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Crossing borders...

But border expansion entails some risk and a good amount of courage because this means stepping out of what we are used to and comfortable with in order to discover more of the unknown. In expanding our borders, we may have to overcome fear, to undergo change, to offer a sacrifice. This is what Jabez so courageously prayed for.

Fourth, Jabez’ prayer is a scary prayer because he was willing to harness hinself to God’s power. He prayed: “That thy hand might be with me…” To harness ourseves to God’s power means to put it to use much like we harness the power of tje sun for solar energy or the way we harness our homes to electrical energy providers like MERALCO. Bing connected to such high voltage power sources is both a danger and a privilege. It can be dangerous when used incorrectly. But when used in the right way, being connected to such a power source can light up entire homes, cities, countries. In the same way, being connected to God, we are asking that we be agents of his mighty power, for his glory. Again, this is what Jabez prayed for.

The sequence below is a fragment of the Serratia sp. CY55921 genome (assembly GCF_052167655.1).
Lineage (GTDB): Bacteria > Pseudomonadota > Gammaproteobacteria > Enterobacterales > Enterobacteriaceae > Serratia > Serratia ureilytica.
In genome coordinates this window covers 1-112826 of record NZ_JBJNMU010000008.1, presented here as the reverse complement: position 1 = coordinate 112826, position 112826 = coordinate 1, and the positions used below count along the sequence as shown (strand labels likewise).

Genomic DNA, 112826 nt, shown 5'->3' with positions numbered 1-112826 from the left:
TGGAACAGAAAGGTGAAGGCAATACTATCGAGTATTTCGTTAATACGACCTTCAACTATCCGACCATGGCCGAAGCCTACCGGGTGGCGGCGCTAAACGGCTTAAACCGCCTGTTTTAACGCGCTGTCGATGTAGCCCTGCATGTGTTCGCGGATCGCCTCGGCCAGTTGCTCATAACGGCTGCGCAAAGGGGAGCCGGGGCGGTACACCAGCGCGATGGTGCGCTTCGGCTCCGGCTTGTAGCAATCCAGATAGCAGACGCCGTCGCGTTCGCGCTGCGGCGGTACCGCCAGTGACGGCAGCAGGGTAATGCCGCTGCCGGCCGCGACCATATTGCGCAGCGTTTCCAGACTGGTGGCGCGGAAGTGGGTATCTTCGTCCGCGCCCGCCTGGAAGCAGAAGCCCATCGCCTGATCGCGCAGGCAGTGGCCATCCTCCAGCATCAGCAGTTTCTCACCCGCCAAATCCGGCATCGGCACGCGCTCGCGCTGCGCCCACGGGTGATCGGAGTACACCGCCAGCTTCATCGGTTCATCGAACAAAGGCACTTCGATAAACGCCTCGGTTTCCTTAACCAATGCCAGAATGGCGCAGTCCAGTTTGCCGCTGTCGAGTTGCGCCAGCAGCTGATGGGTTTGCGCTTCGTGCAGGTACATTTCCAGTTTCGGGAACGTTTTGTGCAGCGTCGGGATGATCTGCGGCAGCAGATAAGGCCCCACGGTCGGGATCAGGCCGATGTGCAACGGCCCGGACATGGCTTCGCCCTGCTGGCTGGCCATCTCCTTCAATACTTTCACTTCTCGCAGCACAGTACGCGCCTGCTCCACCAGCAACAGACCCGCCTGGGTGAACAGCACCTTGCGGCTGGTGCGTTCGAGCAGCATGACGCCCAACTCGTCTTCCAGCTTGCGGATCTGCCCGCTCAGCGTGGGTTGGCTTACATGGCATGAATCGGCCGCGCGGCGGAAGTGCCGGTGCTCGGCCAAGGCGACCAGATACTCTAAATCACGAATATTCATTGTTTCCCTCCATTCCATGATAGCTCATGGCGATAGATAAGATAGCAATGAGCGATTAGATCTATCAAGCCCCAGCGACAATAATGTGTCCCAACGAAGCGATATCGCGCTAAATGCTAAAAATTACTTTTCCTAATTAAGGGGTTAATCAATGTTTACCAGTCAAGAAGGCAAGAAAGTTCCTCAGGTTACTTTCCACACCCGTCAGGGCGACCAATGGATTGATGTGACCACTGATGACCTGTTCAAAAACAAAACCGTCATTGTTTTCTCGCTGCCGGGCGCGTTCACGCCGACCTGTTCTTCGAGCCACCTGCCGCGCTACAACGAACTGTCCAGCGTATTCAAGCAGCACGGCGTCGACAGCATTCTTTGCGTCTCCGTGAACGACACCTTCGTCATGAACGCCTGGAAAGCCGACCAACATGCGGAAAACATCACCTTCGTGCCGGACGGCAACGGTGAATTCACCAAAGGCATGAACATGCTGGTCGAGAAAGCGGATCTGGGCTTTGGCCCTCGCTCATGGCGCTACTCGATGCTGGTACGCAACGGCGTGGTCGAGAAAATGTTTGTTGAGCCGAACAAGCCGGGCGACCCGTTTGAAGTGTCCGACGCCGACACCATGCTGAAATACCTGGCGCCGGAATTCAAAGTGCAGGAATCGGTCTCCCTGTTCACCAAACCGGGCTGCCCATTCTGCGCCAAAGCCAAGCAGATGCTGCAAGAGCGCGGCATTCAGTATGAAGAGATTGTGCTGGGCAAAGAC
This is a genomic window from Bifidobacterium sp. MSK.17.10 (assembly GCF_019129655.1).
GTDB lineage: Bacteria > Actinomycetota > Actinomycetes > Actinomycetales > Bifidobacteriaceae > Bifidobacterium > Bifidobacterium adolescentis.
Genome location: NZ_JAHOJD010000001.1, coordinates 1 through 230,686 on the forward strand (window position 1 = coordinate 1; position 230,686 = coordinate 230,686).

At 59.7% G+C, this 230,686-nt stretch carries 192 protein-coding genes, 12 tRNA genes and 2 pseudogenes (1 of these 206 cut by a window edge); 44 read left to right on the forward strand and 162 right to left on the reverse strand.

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Bangkok is lit up at night, with homes harnessed to their electrical power source. With Mommy Ghie.

Finally, Jabez prayed: “That it be not to my sorrow…” Jabez himself was sorrow and pain, thus, Jabez himself was the epitome of pain and sorrow. In his prayer, not only was Jabez clarifying that his blessings not be paired woth pain and suffering, but that Jabez was also letting go of himself, letting go of pain and sorrow. This is a scary thing, letting go of one’s identity. And yet Jabez knew that by letting go of who he was, he can do new things, work on expanded borders, and receive God’s approval—only if he let God work through him.

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From Pinterest.